Question: Part of my planned spring cleaning is a yard sale where I will dispose of many family items inherited over the years. I am curious about a 1991 Collector’s Edition Franklin Mint Monopoly Game that is complete, in perfect condition and appears to have never been used. Can you give me some information about the game’s background and present worth? — P.G., Voorhees
Answer: Created in America during 1903 by Lizzie Magie, the game was originally intended to be used as an educational tool.
Patented in 1904 as “The Landlord’s Game,” self-published in 1906 and patented again in 1923, the game’s copyright was purchased by Parker Brothers in 1934.
The following year, several changes were made to Monopoly, including the introduction of Atlantic City streets as locations on the game’s playing board. When sales commenced in 1935, the overhauled game consisted of 40 spaces, 28 properties, 22 streets, four railroads and two utilities.
In 1991, when Hasbro acquired Parker Brothers and Monopoly, the company joined the Franklin Mint to issue the Collector’s Edition. Today’s collectors search for complete Collector’s Edition sets, all with original houses, hotels, dice, deed cards, crisp bills and original playing tokens as well as game rules and history.
Although asking prices for some unused 1991 Collector’s Edition Monopoly games are as high as $1,500 to $2,000, many sell for $300 to $500.
Question: While attending a local estate sale last year, I paid $20 for a very pretty 7-inch-high, blue glass vase decorated with a white relief bird design. The vase is marked Galle and “TIP.” The seller mentioned Galle was a famous glassmaker. I have not been able to locate information about Galle and “TIP” and hope you can help. — R.Y., Mantua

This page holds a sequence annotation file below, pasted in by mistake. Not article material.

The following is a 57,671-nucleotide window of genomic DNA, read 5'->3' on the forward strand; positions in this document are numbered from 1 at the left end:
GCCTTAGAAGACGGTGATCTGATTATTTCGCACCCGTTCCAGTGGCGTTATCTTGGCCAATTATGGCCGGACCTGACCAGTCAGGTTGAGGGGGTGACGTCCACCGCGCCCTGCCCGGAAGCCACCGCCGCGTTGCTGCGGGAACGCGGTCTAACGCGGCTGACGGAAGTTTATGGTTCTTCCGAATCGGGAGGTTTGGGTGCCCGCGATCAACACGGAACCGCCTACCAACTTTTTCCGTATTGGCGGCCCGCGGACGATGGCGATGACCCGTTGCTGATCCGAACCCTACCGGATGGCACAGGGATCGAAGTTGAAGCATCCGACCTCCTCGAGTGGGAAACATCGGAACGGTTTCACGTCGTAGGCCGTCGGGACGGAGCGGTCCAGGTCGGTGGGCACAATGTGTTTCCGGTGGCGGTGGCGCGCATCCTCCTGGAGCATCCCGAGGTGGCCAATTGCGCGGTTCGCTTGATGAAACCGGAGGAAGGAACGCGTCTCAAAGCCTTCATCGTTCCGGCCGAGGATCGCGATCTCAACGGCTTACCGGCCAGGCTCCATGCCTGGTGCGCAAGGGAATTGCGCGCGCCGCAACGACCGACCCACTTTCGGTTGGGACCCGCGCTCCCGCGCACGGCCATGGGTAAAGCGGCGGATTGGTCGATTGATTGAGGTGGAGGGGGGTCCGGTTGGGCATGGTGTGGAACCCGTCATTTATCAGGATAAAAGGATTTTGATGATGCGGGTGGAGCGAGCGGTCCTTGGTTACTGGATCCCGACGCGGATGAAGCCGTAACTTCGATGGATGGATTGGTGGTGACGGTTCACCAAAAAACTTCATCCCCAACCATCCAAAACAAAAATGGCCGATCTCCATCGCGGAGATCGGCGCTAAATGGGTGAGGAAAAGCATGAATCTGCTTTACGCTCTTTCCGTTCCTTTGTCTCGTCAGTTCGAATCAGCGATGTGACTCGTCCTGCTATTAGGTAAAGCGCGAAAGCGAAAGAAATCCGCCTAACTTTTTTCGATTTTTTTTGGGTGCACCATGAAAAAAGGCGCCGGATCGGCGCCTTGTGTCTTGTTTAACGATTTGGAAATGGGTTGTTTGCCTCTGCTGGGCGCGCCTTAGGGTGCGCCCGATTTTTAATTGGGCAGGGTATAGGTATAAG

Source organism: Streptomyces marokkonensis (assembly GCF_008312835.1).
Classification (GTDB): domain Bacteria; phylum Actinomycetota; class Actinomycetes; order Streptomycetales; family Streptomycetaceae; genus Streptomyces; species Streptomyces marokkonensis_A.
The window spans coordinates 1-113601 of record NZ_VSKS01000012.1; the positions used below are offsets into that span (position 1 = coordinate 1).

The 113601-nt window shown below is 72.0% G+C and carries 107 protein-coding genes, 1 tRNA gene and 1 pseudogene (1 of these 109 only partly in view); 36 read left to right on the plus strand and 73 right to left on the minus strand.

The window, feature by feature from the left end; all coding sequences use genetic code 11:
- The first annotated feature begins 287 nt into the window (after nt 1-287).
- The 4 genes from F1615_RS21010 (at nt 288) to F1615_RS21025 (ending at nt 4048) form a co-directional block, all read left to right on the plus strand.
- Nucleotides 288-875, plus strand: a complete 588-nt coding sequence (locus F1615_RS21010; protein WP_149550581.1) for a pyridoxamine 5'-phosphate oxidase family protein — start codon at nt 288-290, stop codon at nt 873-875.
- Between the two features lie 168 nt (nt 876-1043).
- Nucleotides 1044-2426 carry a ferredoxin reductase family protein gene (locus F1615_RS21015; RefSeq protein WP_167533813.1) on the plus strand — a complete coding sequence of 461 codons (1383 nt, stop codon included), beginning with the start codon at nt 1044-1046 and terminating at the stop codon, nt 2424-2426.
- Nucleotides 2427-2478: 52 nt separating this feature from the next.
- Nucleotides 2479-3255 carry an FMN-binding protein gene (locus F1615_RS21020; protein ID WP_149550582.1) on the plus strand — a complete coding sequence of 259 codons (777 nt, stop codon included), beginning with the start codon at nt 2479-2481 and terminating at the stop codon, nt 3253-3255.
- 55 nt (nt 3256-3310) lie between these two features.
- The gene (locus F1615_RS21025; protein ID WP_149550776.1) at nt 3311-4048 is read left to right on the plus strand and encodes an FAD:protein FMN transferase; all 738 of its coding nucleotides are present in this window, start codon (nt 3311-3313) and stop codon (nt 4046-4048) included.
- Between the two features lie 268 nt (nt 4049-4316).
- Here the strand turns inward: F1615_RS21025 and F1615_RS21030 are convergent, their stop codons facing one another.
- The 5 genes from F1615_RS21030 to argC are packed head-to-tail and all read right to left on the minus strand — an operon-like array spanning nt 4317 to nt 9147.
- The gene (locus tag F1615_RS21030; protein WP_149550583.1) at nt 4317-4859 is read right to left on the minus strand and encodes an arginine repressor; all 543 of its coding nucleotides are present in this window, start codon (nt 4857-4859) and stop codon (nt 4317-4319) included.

Answer: Emile Galle (1846-1904) was a French glassmaker and designer who studied glassmaking and art in Paris, Germany and London.
In 1874, Galle and his father began art glass production in France that included cameo glass vases, lamps and tableware. From the early 1890s, the factory’s specialty was the creation of engraved, layered, etched and carved relief designs.
The TIP mark on the vase indicates it is one of the 1990s Galle reproductions made in China, Taiwan and Romania, then exported to the United States. TIP, a Romanian word meaning “type,” warned buyers that a piece was not a genuine Galle but “in the style” of Galle. Many TIP reproductions appear at online auctions.
Highly collected, authentic Galle glass items often command $4,500 to $7,000, sometimes more, while a reproduction offered as “After Galle” recently sold for $170.
Alyce Hand Benham is an antiques broker, appraiser and estate-liquidation specialist. Send questions to: Alyce Benham, Living section, The Press of Atlantic City, 1000 W. Washington Ave., Pleasantville, NJ 08232. Email: treasuresby firstname.lastname@example.org. Letters may be used in future columns but cannot be answered individually, and photos cannot be returned.